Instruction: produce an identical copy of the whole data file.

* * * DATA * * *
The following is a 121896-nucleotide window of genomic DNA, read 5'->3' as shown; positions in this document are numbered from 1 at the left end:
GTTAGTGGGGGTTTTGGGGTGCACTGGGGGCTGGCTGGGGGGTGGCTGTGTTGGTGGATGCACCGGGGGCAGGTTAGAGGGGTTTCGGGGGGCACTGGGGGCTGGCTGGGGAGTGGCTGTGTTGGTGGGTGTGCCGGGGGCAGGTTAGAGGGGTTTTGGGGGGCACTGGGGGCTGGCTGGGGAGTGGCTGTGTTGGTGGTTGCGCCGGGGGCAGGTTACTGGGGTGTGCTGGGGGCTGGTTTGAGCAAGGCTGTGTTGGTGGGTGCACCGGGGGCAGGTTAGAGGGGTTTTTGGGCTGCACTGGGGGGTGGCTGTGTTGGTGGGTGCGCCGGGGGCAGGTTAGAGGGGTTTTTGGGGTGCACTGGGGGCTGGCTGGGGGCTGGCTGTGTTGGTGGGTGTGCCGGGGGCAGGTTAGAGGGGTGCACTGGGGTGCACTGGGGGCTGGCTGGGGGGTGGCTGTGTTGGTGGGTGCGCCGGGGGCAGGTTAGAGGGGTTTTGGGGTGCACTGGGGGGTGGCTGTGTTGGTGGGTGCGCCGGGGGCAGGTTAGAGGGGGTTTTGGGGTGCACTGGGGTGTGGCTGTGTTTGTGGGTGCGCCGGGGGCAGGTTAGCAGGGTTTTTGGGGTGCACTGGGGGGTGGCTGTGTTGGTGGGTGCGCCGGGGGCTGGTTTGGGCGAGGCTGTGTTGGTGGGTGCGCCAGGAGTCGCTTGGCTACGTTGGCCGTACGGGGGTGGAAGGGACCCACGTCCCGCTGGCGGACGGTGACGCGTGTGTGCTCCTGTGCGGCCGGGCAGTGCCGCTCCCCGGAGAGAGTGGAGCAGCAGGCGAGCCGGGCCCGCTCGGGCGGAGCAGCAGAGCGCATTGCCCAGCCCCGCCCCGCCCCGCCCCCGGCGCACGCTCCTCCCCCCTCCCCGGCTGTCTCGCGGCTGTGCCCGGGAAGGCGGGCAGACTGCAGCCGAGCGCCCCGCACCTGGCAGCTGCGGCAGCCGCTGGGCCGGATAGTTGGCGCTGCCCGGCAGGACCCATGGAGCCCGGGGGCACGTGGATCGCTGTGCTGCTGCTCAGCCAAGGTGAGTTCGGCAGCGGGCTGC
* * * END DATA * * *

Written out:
The following is a 121896-nucleotide window of genomic DNA, read 5'->3' as shown; positions in this document are numbered from 1 at the left end:
GTTAGTGGGGGTTTTGGGGTGCACTGGGGGCTGGCTGGGGGGTGGCTGTGTTGGTGGATGCACCGGGGGCAGGTTAGAGGGGTTTCGGGGGGCACTGGGGGCTGGCTGGGGAGTGGCTGTGTTGGTGGGTGTGCCGGGGGCAGGTTAGAGGGGTTTTGGGGGGCACTGGGGGCTGGCTGGGGAGTGGCTGTGTTGGTGGTTGCGCCGGGGGCAGGTTACTGGGGTGTGCTGGGGGCTGGTTTGAGCAAGGCTGTGTTGGTGGGTGCACCGGGGGCAGGTTAGAGGGGTTTTTGGGCTGCACTGGGGGGTGGCTGTGTTGGTGGGTGCGCCGGGGGCAGGTTAGAGGGGTTTTTGGGGTGCACTGGGGGCTGGCTGGGGGCTGGCTGTGTTGGTGGGTGTGCCGGGGGCAGGTTAGAGGGGTGCACTGGGGTGCACTGGGGGCTGGCTGGGGGGTGGCTGTGTTGGTGGGTGCGCCGGGGGCAGGTTAGAGGGGTTTTGGGGTGCACTGGGGGGTGGCTGTGTTGGTGGGTGCGCCGGGGGCAGGTTAGAGGGGGTTTTGGGGTGCACTGGGGTGTGGCTGTGTTTGTGGGTGCGCCGGGGGCAGGTTAGCAGGGTTTTTGGGGTGCACTGGGGGGTGGCTGTGTTGGTGGGTGCGCCGGGGGCTGGTTTGGGCGAGGCTGTGTTGGTGGGTGCGCCAGGAGTCGCTTGGCTACGTTGGCCGTACGGGGGTGGAAGGGACCCACGTCCCGCTGGCGGACGGTGACGCGTGTGTGCTCCTGTGCGGCCGGGCAGTGCCGCTCCCCGGAGAGAGTGGAGCAGCAGGCGAGCCGGGCCCGCTCGGGCGGAGCAGCAGAGCGCATTGCCCAGCCCCGCCCCGCCCCGCCCCCGGCGCACGCTCCTCCCCCCTCCCCGGCTGTCTCGCGGCTGTGCCCGGGAAGGCGGGCAGACTGCAGCCGAGCGCCCCGCACCTGGCAGCTGCGGCAGCCGCTGGGCCGGATAGTTGGCGCTGCCCGGCAGGACCCATGGAGCCCGGGGGCACGTGGATCGCTGTGCTGCTGCTCAGCCAAGGTGAGTTCGGCAGCGGGCTGC